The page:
First, do check the build quality of a laptop. Some brands and models are built tougher than others. Some have metallic hinge supports. Some have plastic composite bodies, while some are built with aluminum, titanium, or other light metal alloy.

Then, do see if the keyboard and pointing device suit you well. Some brands are known to have tactile keyboards (such as the ThinkPad), while some have soft ones. Some have both trackpoints and touchpads. And some even have different mouse-button layouts.

Then try to carry the laptop, both with cover closed and opened. You’ll probably spend much time carrying the computer around, so you might as well see if it suits you well.

Finally, try to run the computer for several minutes. Do check out the responsiveness of the system. Is the screen bright and readable enough? Does the computer get too hot with use? Is the laptop easy to use?

Price

Of course, this is yet another major factor in choosing a laptop. Perhaps this is the first thing most people consider when looking for a notebook computer, as your choices would effectively be limited by how much you can spend. However, I tend to think that you should first try to find your ideal laptop, regardless of price, and then if you can’t afford it, you can work your way down to what you think is affordable enough but still has the features you want and need.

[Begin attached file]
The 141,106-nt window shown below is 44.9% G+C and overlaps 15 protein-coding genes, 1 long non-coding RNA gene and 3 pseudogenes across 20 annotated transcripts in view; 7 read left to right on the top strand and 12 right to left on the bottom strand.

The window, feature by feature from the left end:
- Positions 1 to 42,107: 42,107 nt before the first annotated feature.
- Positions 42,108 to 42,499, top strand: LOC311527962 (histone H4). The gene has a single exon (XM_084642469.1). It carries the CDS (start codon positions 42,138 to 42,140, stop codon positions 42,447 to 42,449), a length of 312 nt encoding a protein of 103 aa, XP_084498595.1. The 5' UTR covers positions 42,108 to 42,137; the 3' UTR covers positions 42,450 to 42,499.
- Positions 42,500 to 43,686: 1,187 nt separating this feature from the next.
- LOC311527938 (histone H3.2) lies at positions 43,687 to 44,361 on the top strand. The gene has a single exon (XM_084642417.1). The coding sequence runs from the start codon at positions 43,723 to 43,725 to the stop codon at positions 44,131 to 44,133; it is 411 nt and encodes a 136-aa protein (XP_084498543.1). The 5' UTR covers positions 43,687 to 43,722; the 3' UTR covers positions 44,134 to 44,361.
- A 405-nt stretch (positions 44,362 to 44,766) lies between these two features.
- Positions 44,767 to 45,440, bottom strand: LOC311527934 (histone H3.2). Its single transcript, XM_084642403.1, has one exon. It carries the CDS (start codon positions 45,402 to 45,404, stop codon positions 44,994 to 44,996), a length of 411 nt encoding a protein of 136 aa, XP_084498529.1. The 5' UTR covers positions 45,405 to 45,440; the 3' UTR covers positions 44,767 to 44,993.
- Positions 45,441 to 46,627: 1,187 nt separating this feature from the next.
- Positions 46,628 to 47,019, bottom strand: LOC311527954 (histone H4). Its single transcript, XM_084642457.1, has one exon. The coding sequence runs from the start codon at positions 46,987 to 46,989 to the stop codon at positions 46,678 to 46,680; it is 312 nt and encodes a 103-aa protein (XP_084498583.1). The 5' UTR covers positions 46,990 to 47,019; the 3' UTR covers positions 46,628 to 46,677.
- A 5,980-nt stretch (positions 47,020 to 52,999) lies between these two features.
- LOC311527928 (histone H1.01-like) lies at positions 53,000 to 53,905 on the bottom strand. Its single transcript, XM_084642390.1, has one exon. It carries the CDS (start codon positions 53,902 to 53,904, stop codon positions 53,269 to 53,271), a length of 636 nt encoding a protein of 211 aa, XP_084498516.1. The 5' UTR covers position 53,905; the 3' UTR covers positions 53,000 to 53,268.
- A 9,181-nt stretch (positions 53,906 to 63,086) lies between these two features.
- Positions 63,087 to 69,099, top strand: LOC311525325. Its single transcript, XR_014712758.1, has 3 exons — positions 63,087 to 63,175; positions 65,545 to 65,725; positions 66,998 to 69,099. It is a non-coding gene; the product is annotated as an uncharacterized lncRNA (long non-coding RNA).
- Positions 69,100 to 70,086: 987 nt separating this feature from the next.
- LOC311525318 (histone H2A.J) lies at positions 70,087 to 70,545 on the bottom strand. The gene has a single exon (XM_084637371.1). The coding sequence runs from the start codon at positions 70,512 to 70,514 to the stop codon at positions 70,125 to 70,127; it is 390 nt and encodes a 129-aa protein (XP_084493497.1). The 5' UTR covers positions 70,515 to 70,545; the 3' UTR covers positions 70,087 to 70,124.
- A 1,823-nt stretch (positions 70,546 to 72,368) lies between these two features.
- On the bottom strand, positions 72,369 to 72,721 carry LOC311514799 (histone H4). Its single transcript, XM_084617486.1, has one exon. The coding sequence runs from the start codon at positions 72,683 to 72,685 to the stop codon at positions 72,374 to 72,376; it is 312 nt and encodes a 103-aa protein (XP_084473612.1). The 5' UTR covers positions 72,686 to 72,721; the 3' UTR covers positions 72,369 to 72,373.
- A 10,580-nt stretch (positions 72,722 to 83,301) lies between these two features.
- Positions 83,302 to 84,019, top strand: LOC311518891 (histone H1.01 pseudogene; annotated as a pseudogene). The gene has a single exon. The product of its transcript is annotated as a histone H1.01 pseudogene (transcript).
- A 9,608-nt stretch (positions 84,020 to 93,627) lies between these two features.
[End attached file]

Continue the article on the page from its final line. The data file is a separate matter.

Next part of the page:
Laptop prices usually range from US$ 600 for the basic, low-end models to $2,500 or more for the more advanced ones. One could usually get rebates when purchasing online (but I’m not really into buying laptops online) and you can even get big discounts if you’re a student.

Here’s a rule of thumb for pricing I find quite intriguing: for PC laptops, smaller laptops tend to be more expensive than bigger ones. But for Mac notebooks, the bigger you go, the higher the price!

Conclusion

A laptop should be something you’re comfortable using and carrying. If you’re using a company-issued notebook, then you most likely didn’t have a choice of brand and model, and sometimes you’d have to live with it, even if you hate the size or the keyboard, or the lack of peripherals. But if you’re fortunate enough to be able to get your own, then I hope my simple tips would prove useful in your hunt for that perfect laptop.